Joseph Kony Is Back In The News. Do Teenagers Still Care?

Joseph Kony, the Ugandan leader of the Lord's Resistance Army, is being pursued by U.S. special forces and African armies. A 2012 video about him became an Internet sensation. The U.S. government has stepped up its hunt for Kony, but the story is attracting much less attention today.
STR AP

Originally published on Tue March 25, 2014 3:58 pm

You can learn from failures as well as successes. The story of the Joseph Kony video provides both.

Two years ago, a 30-minute video about Kony became one of the biggest viral sensations in Internet history, turning a little-known central African warlord — briefly — into a household name among American young people.

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The Salt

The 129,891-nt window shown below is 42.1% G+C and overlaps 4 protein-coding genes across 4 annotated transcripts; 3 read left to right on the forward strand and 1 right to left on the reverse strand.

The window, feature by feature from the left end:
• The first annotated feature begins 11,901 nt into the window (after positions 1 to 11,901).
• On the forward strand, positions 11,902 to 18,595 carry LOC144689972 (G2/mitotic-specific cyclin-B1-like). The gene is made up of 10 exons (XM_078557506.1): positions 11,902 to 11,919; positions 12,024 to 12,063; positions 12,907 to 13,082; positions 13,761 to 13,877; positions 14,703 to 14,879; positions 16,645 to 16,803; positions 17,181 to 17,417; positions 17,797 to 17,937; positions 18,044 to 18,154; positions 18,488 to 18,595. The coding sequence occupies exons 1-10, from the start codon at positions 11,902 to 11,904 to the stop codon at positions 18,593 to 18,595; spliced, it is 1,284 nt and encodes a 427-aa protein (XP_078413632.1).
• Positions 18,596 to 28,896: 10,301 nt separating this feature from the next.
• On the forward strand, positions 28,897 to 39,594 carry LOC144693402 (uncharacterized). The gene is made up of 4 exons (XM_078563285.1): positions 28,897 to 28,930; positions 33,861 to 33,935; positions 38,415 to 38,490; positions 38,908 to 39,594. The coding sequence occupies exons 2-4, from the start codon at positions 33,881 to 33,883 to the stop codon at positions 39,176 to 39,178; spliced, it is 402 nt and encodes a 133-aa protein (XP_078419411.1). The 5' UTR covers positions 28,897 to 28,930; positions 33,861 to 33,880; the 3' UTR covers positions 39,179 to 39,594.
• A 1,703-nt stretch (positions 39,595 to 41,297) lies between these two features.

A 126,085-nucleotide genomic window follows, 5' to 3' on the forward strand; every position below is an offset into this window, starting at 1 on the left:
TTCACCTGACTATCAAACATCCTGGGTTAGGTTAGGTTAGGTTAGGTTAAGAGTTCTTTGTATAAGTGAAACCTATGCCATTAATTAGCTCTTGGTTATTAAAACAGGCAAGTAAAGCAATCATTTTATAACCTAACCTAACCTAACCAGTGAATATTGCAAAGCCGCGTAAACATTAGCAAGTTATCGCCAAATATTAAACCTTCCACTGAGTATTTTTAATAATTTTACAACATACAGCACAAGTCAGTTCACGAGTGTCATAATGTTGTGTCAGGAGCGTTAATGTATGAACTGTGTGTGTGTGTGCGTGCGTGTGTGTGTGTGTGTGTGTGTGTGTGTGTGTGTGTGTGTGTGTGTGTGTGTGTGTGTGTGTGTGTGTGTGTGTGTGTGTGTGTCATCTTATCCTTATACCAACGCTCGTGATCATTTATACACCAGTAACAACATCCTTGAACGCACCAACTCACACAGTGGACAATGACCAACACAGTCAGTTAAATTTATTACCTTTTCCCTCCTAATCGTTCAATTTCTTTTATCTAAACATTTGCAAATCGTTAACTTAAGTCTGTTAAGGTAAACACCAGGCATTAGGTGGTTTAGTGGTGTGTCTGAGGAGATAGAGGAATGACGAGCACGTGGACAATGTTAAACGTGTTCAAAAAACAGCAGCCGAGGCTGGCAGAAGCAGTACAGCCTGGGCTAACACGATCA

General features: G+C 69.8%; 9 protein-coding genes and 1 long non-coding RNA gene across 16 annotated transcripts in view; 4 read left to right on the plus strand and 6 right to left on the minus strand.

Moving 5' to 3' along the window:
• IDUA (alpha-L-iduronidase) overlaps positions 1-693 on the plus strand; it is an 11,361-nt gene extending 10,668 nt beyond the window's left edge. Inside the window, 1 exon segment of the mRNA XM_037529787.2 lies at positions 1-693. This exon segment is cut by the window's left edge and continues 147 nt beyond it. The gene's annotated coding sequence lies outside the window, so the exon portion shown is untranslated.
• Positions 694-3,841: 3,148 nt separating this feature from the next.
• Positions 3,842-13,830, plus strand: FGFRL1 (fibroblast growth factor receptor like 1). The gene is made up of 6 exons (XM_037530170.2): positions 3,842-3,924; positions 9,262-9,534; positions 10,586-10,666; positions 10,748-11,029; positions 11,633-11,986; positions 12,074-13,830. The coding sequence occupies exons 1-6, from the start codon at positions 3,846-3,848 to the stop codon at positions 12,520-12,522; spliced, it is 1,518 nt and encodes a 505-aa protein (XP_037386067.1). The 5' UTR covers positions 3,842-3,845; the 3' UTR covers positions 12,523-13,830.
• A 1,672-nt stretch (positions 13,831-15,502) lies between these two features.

12:45 pm
Tue March 25, 2014

Food Giants Want 'Sustainable' Beef. But What Does That Mean?

Customers order food from a McDonald's restaurant in Des Plaines, Ill. The company has promised to start buying "verified sustainable beef" in 2016.
Scott Olson Getty Images

Originally published on Tue March 25, 2014 3:07 pm

McDonald's made a big green splash a few months ago by announcing that it will start buying "verified sustainable" beef in 2016.

A chorus of voices responded, "What's 'verified sustainable' beef?"

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The Two-Way
11:53 am
Tue March 25, 2014

Karl R. Thompson Tapped To Lead Key Justice Department Unit

Karl R. Thompson has been named to lead the Justice Department's Office of Legal Counsel, an under-the-radar but critically important unit that approves executive branch legal arguments on armed drones, surveillance and other national security issues.